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I’m less than six weeks away from graduating and I can still remember standing in the middle of a crowded Gould Street during frosh week, feeling pressured to “get involved” with groups on campus. Friends and family would constantly tell me, “the most important thing for you to do is to join groups on campus.” So there I was during frosh week in 2014, walking down the street lined with tables, scanning all the possible places I could fit in, taking flyers and information sheets from places I knew I had no interest in.
The only groups representative of my identity were the Pakistani Students’ Association and Muslim Students’ Association. Although these groups are relevant to my identity they seemed limiting, as I am a Pakistani-Muslim woman. My gender positions me differently in both my cultural and religious communities. I was looking for a place to meet women of colour like me — where was that group?
I’ve come to learn that there is a serious lack of groups for women of colour on campus. With many feminist movements emerging, it’s important to discuss what this university is doing to be inclusive towards women of colour who are fighting for equal rights as women, and racialized women.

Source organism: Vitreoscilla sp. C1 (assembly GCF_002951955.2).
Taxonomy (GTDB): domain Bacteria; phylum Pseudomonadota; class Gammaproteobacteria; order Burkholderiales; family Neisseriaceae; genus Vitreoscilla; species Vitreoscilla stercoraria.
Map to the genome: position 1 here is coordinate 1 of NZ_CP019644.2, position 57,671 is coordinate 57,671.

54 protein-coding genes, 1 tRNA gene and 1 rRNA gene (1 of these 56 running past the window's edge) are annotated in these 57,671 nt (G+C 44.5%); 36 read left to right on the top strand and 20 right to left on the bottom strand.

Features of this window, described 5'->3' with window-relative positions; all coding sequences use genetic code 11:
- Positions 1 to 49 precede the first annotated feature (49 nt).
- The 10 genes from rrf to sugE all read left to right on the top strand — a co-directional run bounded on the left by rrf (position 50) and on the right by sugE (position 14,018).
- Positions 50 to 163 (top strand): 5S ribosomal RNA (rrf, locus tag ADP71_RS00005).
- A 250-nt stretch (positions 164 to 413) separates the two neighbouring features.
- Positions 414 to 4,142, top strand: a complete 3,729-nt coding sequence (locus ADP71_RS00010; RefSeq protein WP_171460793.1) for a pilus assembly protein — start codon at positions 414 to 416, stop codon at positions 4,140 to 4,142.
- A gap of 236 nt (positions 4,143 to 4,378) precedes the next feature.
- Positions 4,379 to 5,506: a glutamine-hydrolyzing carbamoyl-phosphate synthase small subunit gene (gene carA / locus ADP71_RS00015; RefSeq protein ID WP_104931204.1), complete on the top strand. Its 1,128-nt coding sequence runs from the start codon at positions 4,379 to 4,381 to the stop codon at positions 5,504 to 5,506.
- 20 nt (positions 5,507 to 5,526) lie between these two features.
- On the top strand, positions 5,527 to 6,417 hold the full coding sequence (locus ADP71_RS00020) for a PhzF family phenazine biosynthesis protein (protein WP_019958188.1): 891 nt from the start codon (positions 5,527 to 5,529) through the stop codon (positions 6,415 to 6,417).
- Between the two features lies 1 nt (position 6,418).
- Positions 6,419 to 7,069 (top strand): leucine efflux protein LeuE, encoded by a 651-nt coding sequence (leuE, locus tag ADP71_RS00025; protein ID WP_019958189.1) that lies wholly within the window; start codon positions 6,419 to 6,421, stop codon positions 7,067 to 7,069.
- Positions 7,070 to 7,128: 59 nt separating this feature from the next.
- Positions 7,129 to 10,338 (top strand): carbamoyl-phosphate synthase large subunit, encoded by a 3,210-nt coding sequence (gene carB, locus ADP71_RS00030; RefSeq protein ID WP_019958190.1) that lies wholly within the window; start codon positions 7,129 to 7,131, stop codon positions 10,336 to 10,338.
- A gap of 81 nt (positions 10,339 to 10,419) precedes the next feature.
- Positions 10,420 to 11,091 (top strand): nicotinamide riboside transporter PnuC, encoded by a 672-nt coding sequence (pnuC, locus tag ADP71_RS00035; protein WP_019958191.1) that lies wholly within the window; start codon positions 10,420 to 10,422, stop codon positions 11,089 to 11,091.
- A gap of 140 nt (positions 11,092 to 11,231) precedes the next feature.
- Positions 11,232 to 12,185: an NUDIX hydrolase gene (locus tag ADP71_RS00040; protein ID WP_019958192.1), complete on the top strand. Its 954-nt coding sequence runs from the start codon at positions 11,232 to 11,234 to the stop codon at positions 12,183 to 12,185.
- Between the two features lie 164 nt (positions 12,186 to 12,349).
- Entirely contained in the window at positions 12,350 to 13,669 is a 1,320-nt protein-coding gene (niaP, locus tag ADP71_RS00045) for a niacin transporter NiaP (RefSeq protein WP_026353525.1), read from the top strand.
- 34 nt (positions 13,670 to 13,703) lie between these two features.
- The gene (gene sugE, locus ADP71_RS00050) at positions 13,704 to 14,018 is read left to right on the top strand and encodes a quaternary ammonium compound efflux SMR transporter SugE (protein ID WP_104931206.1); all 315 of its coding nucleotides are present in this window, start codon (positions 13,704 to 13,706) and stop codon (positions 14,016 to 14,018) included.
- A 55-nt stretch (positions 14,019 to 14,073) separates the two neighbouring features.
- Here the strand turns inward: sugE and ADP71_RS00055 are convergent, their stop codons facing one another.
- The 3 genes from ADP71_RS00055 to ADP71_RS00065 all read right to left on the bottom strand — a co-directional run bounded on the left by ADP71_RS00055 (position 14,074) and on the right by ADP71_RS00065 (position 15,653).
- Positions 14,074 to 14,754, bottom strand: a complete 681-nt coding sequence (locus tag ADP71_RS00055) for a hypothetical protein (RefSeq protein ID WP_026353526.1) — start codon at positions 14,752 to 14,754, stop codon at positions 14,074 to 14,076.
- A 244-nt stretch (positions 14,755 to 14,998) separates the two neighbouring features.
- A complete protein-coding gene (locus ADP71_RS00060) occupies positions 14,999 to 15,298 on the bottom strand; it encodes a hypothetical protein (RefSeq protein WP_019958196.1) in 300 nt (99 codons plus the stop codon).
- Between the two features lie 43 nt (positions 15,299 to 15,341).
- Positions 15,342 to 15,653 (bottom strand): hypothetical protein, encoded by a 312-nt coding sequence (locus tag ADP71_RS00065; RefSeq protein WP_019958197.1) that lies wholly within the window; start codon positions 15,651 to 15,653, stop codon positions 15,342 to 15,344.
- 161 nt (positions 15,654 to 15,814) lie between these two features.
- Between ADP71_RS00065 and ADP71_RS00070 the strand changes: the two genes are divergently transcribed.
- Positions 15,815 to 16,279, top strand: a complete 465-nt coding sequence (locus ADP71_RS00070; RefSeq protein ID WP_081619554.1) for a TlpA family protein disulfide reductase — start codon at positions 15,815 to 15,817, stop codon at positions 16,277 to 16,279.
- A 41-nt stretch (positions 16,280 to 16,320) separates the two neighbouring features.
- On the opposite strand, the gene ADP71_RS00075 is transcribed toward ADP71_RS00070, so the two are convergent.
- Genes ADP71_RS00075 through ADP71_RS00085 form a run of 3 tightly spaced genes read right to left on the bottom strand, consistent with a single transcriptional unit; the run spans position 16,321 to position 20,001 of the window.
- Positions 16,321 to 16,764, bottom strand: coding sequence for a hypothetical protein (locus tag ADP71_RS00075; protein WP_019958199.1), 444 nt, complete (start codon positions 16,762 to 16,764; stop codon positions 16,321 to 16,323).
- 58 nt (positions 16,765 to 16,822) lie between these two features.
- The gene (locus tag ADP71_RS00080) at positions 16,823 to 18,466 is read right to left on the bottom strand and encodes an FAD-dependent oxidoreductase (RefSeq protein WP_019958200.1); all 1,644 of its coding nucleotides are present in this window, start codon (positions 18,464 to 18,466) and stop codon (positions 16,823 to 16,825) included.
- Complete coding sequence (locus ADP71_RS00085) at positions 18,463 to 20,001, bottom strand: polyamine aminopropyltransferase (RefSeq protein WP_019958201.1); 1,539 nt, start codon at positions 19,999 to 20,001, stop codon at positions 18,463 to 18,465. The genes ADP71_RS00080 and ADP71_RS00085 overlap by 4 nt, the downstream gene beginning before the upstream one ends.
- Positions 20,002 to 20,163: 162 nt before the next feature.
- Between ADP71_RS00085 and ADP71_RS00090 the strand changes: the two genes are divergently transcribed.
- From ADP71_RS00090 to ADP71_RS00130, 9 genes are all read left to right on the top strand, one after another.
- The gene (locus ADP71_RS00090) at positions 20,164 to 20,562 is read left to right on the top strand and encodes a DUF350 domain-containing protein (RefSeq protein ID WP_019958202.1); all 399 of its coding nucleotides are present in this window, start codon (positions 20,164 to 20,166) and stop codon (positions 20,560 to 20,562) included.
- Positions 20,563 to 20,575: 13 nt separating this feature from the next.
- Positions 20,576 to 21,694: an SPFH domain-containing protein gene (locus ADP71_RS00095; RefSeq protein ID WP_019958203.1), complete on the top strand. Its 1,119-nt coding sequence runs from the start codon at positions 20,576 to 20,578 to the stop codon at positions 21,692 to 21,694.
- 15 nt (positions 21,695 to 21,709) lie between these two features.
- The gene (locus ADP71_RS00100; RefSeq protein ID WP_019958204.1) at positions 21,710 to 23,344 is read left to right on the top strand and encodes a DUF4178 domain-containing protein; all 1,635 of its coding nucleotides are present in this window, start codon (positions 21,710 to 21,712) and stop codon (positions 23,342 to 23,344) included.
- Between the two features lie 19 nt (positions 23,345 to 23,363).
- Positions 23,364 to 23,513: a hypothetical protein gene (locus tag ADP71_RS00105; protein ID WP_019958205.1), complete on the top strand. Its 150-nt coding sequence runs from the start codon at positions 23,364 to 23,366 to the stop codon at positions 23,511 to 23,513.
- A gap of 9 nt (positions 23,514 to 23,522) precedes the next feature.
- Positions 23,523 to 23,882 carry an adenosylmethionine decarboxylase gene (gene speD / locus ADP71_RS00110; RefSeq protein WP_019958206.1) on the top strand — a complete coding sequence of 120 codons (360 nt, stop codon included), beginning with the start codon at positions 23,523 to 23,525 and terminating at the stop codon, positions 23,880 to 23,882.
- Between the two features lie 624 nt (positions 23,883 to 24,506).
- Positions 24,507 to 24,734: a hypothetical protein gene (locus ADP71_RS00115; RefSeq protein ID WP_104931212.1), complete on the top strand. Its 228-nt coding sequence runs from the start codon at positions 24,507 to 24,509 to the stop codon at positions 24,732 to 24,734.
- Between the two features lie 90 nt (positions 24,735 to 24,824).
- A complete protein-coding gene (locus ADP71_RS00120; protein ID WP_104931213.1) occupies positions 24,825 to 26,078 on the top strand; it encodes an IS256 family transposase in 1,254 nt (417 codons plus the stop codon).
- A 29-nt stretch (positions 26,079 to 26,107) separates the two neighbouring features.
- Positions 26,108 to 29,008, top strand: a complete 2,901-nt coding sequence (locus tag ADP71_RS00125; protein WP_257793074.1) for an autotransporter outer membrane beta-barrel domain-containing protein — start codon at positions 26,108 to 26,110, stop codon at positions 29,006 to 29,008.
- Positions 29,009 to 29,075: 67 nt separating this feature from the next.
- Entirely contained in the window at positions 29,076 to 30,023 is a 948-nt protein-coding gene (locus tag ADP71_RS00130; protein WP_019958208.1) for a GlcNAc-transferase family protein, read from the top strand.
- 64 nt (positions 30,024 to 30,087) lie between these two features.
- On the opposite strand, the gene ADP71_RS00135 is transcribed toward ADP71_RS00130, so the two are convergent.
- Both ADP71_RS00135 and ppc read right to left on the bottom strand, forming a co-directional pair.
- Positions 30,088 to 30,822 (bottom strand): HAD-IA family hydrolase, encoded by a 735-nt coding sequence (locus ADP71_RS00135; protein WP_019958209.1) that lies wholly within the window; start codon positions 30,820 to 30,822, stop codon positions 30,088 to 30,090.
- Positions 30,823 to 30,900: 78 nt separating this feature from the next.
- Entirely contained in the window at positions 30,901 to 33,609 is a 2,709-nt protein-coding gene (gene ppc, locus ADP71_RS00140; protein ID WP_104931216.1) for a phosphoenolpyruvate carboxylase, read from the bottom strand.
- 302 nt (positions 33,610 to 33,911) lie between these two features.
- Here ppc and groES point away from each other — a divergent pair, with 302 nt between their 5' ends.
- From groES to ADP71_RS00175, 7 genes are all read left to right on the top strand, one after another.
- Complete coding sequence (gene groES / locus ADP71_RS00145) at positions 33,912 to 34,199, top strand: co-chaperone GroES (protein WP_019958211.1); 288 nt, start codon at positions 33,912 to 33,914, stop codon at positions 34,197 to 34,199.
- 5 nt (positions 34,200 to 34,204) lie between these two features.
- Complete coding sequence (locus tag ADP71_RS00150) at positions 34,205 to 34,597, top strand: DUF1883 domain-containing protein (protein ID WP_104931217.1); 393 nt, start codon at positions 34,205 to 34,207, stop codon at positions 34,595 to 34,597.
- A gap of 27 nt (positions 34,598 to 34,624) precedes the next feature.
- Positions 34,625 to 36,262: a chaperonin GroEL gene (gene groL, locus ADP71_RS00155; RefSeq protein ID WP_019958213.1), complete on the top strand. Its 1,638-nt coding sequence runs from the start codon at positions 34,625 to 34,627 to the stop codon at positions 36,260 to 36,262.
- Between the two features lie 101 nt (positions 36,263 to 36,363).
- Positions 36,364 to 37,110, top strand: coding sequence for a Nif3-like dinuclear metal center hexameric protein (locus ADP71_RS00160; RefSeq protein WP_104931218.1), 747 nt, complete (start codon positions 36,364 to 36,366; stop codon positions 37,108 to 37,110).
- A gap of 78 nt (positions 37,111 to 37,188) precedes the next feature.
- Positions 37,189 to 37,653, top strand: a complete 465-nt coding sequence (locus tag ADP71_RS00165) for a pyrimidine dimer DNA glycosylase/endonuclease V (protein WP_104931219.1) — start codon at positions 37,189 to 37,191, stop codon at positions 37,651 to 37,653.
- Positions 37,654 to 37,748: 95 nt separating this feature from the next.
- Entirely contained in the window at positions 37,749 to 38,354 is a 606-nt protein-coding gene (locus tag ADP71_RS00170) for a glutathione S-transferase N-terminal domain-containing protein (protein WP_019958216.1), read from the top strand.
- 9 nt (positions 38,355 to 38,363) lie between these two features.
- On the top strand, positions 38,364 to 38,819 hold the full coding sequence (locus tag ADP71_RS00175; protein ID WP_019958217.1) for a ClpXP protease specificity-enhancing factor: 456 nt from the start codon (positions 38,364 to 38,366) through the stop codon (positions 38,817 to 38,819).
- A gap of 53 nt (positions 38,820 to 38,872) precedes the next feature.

Arezoo Najibzadeh, an arts and contemporary studies student and founder of the Young Women’s Leadership Network, said that women of colour must have a platform to address their own personal needs.
“Women of colour aren’t a monolith,” said Najibzadeh. “The needs of racialized immigrants are different than those of an Indigenous woman, for example, so we must engage with different communities and let them take the lead on addressing barriers for their engagement and success.”
On my hunt for representation, I found a collective on campus called the Racialised and Indigenous Women’s Collective, which is sponsored by the Centre for Women and Trans People and Racialised Students’ Collective. What I found was that there isn’t enough publicity or recognition for their initiatives. As the only group on campus dedicated strictly to racialized and Indigenous women, 18-year-old me would have been thrilled to see it that day during frosh week.
I urge Ryerson to take a stand in encouraging intersectionality and representation for racialized women. As new first-year students are welcomed in September, I hope a girl like me finds a place where her identity is acknowledged.